With college, a change is going to come

Image courtesy of McDaniel College.Image courtesy of McDaniel College.

Change is difficult. This is especially difficult when students move out of their homes and leave their parents with whom they have lived with for their whole life. When they go to college, they are expected to move in with a stranger.

Sometimes it is tough for new students to get accommodated to such change. Dean Violanti, or Dean V, is the head of the first stop, where many freshmen go for help for tutoring, general questions, or just someone to talk to.

“I think there are several different things that come up as challenges for new FY students in their first year of college,” Violanti said. “I think it’s different for every student but here are some of the things I have observed in my own experience and in the time I have worked with FY students.

  1. Academic integration: For some FY students, adjusting to the expectations of college level academic work can be challenging. The workload is typically higher and more demanding than what students may be used to from the high school level. Students sometimes find it difficult to manage the workload and work closely with faculty to meet goals.
  1. Time and workload management: The management of scheduling, time and day to day scheduling is challenging for some FY students. For most students, college is the first time they are managing their lives (personal, social and academic) independently. Because of these challenges, students may run into some hurdles in staying organized, staying focused and meeting their academic and personal goals.
  1. Maintaining Wellness and Balance: The first year of college can be a big adjustment so students can have challenges in maintaining a good level of wellness across the board. Wellness includes things such as getting enough sleep, exercise, making good nutritional choices, managing stress, and practicing positive self-care. If Wellness is affected in a negative way, that may also affect a student’s ability to perform academically.
  1. Connecting to support and resources on campus: Another big challenge in the first year is learning how to navigate a new community and culture. This can include building relationships with new people from diverse backgrounds and also connecting to support and resources to support a healthy transition to college. Students are not always aware of all the help and support on campus so may not know where to go or who to ask when they are feeling lost or overwhelmed. Some students also struggle with reaching out and asking for support, even if they do know where to go. It can be difficult to ask as they may feel like they can do it alone or are embarrassed to connect with a faculty or staff member on campus.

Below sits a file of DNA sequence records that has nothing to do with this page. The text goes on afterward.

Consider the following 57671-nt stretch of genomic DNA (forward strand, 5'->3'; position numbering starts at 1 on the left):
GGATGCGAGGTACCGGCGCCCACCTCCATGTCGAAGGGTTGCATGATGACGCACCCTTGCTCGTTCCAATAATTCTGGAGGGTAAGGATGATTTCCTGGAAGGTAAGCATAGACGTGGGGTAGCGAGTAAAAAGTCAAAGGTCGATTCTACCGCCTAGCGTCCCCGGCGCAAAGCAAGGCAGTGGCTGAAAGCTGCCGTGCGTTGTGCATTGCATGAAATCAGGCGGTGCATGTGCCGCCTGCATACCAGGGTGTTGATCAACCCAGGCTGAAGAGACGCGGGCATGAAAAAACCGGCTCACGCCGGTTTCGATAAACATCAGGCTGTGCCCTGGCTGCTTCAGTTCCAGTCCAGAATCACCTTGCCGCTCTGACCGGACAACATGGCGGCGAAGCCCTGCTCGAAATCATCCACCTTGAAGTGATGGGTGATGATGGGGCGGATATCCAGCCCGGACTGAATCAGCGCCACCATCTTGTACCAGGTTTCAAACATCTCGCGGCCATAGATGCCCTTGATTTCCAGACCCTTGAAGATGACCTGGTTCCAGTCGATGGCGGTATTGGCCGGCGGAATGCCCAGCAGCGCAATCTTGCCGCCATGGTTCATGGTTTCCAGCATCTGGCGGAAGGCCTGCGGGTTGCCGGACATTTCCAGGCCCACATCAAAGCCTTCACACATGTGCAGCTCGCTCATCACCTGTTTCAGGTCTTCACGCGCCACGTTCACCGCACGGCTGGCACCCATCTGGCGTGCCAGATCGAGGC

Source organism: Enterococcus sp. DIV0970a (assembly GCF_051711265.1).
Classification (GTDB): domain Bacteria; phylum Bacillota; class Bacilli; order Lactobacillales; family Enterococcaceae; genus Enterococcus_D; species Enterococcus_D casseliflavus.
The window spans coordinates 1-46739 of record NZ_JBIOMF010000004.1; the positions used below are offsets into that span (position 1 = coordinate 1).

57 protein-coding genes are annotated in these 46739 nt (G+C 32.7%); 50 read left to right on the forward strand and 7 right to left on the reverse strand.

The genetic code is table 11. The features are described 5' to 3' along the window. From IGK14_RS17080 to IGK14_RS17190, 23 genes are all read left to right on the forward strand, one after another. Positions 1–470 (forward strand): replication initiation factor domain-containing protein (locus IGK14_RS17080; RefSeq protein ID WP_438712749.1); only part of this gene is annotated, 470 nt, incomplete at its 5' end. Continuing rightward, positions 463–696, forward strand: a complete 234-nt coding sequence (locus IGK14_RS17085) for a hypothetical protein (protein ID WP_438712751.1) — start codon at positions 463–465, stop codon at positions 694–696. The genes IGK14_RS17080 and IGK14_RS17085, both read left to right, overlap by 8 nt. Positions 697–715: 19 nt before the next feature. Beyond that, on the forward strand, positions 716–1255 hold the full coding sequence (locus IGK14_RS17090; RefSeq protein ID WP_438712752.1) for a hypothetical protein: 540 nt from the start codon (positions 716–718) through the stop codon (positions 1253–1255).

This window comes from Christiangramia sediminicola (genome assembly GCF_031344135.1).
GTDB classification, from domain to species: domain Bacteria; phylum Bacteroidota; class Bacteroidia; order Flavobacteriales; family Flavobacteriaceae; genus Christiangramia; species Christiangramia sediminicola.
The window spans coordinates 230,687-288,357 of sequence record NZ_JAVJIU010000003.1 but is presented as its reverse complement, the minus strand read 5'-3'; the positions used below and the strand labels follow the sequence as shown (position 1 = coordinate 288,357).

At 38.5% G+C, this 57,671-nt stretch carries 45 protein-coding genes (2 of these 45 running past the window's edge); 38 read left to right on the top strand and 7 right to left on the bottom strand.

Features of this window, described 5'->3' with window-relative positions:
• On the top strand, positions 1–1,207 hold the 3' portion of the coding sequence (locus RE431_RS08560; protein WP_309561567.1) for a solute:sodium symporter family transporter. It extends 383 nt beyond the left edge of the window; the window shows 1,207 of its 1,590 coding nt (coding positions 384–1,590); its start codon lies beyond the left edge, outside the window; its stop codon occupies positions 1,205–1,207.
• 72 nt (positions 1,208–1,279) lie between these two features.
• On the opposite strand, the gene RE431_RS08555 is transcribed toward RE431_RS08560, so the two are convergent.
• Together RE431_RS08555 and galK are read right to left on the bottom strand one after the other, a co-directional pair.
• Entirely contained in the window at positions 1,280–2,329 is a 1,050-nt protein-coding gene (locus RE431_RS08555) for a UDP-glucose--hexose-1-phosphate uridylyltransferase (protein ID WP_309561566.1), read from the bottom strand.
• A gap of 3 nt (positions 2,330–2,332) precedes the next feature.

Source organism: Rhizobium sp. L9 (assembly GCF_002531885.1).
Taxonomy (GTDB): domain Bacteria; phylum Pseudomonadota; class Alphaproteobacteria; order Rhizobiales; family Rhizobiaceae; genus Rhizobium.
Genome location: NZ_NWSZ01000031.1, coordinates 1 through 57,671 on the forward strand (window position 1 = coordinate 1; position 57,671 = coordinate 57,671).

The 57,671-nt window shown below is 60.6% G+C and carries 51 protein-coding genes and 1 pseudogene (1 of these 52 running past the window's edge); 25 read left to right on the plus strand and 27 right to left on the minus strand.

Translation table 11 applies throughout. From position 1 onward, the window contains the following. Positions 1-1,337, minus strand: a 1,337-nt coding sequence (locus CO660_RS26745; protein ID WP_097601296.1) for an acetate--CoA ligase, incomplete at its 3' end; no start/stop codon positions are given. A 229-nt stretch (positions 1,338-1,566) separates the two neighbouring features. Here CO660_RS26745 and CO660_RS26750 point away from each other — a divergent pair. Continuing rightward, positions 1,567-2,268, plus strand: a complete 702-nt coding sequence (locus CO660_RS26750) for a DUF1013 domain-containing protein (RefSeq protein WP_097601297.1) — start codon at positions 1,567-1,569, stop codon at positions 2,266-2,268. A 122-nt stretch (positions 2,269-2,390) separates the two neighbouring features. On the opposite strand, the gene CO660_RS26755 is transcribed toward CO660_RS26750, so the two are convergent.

1. Financial management: Being new to college may also present challenges to students in understanding the financial aid process and policies, managing personal budgets, finding ways to finance education and also identifying employment on or off campus. These pieces can be very overwhelming for students and can be very confusing.

There are additional challenges that come up for students, but these are some of the main ones I have seen in my time working in colleges.”

After getting some insight on what Dean Violanti thinks, the Free Press went and asked some freshman about some of the things that they would change about their school if they could.

“Most definitely, what I would change is have the dining hall and freshman dorms upgraded,” Corey Van Huff said.

“What I would change about the school is change the hours in Glar because I want to be able to eat later in the day, and I also would fix the leaks that the glass room in it has,” Imani Jackson said.

“I would love to have a new place to eat, because sometimes I just want more options than the Pub,” Sarah Kirk said.

“What I would change is that I want to have lunch be open on the weekends and fix the water quality here at the school,” Sarah Zaccaria said.